The mechanism of action of AMPs, unlike most of the conventional antibiotics, is not usually based on a specific molecular target, since AMPs interact directly with microbial membranes on which they exert a destabilizing and damaging effect known as “lytic” [139][140][141]. Their structural properties (amphipathicity, cationic charge, shape and size) allow them to interact with and efficiently permeabilize [142] the microbial lipid bilayer. Interaction with the target cell membrane can be described by five distinct steps: (1) contact with cell surface of target cells based on physical affinity (electrostatic and/or hydrophobic interactions); (2) conformational rearrangement at the membrane surface and membrane insertion; (3) accumulation up to a threshold level (4) an alteration of the membrane occurs by either permeabilization or depolarization or causing any other membrane misfunction (detergent effect, micellization, etc.) through a direct or indirect abnormality (this step may involve peptide oligomerization); (5) killing of the microorganisms through a lytic process of the membranes or any other irreversible processes within the cell [92] (Figure 7).
Figure 7. Generalized mode of action of AMPs. (1) Electrostatic and hydrophobic interaction with cell surface; (2) conformational rearrangement and membrane insertion; (3) accumulation to a threshold level (4) membrane alteration (pore or lesion formation, detergent effect, micellization, etc.) leading to permeabilization and/or depolarization. Membrane or cytoplasmic protein machinery may also be disrupted; (5) inactivation of the microorganism.
Most of AMPs act by forming discrete or toroidal pores. These peptides assemble on the membrane surface among the phospholipid head groups and promote disruption of bilayer curvature in a detergent-like manner, causing the membrane disintegration and, consequently the cell death [143]. Although membrane permeabilization is the most frequent mechanism of action of AMPs, some of them can also penetrate into the microbial cytoplasm and then inhibit vital intracellular processes such as protein synthesis, nucleic acid synthesis, or specific enzymatic activities (Figure 7) [144][145][146][147].
As reported by Tossi et al. [128][148][149], some physico-chemical features are important to determine the structure-activity relationship of AMPs, such as a net positive charge (which generally ranges from +4 to +6 but can have higher values), which is crucial to promote the interaction with the anionic surface of microbial membranes and the subsequent interaction-mediated lysis mechanisms [130]. For this reason, the antimicrobial efficacy of AMPs in killing bacteria is better expressed at a lower pH, at which all cationic residues are protonated [150] and at low salt concentration, especially divalent cations, allowing these peptides to better interact with the bacterial surface. The hydrophobicity of AMPs instead determines their capability to penetrate into lipid bilayers [130] so that the ratio hydrophobic to charged residues is an essential determinant parameter to design AMPs [151]. The ability to adopt an amphipathic structure is particularly important for interaction with membranes to generate pores or lesions, so that there is an approximate equivalence between the number of polar and hydrophobic residues in most AMPs [127][128]. The secondary structure is a fundamental feature of AMPs, with helical or β-sheet stretches adopted or arranged for optimal insertion into the membrane bilayer. As a consequence of this generalized disruption and lack of specific targets, bacteria have difficulty to develop permanent resistance against AMPs. However, the use of this new class of antibiotics is mainly limited by in vivo toxicity, as they can also interact with (and damage) animal cell membranes to some extent. Other problems are related to the peptidic nature of these molecules, including poor bioavailability due to susceptibility to proteases and rapid clearance, potential antigenicity, and the high cost of production. To address some of these limitations, some strategies involve incorporation of non-proteinogenic amino acids [152][153], which are useful tools for modulating essential AMP-like properties based on native AMPs. They can be used to optimize size, backbone stability and/or conformation, side-chain properties such as hydrophobicity or charge, and overall properties such as amphipathicity. Other strategies are based on the design of hybrid peptides [154][155][156] to discover innovative drug leads with high cell selectivity and/or improved bioavailability [157][158].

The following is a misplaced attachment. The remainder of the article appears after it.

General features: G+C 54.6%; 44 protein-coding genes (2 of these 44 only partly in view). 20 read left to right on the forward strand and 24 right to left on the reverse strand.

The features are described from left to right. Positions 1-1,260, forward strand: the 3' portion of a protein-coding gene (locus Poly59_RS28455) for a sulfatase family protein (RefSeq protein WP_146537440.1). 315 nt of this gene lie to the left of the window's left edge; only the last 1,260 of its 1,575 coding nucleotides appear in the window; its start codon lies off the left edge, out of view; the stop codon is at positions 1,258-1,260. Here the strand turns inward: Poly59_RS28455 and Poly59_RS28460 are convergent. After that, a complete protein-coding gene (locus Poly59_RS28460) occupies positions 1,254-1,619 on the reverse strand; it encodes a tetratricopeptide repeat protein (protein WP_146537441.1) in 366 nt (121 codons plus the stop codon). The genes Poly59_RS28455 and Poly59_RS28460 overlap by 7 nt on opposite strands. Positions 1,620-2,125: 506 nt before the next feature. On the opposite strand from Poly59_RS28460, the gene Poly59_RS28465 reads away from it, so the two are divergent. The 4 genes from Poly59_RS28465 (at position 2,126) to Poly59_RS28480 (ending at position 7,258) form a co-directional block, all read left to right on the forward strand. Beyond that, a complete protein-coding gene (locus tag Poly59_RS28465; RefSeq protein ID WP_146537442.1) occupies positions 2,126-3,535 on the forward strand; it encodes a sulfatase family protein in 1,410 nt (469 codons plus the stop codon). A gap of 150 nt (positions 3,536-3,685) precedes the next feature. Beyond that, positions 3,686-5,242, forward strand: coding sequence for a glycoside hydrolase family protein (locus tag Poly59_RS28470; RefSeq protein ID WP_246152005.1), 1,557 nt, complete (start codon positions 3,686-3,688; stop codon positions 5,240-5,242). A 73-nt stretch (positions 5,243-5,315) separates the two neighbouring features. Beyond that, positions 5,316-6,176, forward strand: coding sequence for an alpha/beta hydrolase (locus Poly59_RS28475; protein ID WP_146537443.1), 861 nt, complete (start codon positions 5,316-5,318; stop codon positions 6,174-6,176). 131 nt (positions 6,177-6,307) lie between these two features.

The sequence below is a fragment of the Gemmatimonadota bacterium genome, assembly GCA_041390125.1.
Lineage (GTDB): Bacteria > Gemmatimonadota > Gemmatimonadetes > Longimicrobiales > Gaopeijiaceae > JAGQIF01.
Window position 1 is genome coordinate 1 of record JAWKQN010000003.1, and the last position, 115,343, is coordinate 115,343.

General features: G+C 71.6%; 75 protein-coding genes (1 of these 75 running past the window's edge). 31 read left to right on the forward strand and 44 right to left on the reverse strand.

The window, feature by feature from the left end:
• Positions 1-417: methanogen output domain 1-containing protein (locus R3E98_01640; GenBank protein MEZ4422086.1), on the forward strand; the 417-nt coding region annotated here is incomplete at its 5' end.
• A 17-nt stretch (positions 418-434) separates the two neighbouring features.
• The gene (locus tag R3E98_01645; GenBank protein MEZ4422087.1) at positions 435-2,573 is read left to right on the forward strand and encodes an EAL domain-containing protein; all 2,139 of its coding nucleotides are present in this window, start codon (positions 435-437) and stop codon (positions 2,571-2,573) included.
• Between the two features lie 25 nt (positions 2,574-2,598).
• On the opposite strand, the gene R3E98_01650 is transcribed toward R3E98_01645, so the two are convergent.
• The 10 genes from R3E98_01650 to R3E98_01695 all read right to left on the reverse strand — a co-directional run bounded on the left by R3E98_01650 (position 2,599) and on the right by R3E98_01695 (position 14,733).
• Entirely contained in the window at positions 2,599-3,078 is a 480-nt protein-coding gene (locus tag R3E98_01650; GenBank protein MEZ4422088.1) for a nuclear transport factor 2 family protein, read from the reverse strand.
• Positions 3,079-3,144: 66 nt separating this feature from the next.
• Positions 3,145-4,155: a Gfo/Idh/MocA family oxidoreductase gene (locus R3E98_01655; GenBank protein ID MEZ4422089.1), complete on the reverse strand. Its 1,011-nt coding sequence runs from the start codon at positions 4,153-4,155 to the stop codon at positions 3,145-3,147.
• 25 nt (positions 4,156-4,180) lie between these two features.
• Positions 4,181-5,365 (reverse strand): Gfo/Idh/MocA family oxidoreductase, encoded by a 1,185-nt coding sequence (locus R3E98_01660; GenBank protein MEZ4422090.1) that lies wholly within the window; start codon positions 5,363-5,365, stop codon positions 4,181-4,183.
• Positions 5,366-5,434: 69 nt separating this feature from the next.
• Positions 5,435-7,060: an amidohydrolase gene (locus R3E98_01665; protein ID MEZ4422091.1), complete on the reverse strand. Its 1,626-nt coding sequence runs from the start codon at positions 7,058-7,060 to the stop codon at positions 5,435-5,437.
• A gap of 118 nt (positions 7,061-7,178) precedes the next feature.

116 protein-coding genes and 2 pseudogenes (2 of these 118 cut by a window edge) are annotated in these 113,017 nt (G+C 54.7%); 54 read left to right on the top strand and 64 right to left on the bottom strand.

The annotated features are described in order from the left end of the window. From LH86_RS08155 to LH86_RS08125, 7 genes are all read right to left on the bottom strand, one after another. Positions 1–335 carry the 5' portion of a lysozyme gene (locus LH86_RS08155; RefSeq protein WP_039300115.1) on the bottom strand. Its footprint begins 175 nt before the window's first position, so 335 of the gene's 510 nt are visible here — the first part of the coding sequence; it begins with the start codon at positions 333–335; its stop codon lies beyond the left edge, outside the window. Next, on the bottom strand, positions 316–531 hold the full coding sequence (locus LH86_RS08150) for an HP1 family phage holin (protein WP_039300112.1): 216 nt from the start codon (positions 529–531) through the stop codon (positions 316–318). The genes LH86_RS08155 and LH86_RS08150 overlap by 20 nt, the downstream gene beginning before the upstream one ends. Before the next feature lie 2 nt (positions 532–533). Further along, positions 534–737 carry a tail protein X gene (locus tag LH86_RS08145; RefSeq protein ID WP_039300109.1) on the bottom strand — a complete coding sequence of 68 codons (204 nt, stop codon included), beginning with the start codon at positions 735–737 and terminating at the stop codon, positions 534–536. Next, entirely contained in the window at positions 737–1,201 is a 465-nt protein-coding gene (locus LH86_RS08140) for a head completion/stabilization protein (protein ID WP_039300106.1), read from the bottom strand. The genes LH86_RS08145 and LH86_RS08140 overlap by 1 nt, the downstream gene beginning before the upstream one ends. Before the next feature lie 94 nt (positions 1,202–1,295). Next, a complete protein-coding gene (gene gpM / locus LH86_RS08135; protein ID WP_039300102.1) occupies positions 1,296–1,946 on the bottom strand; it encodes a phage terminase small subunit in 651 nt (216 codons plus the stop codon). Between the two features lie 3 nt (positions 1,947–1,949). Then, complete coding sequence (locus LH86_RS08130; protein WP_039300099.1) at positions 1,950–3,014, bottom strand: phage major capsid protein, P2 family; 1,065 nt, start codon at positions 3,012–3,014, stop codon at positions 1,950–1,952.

4.2. Ribosomally-Synthesized Halogenated AMPs

In this paragraph only gene-encoded, ribosomally synthesized halogenated AMPs will be considered (Table 3). Halogenation, in the specific case bromination, is introduced as a post-translational modification at the level of tryptophan, and to our knowledge always in position 6 of the indole ring, at least in all the cases where the site of substitution has been investigated. In addition, all these halogenated peptides have been isolated from marine organisms, likely as a consequence of the relative abundance of bromide ion in sea water (0.9 mM) and of the expression of more or less specific (halo)peroxidases that can catalyze the bromination reaction in these organisms.
Table 3. Gene-encoded, ribosomally synthesized peptides cited in the review (adapted from Ref. [67]).
Name Sequence a Halo b Source Ref.
Molecules 26 07401 i016 W: 6-BrTrp Hagfish: M. glutinosa [165]
STYELIN D Molecules 26 07401 i017 W: 6-BrTrp Ascidian: S. clava [166]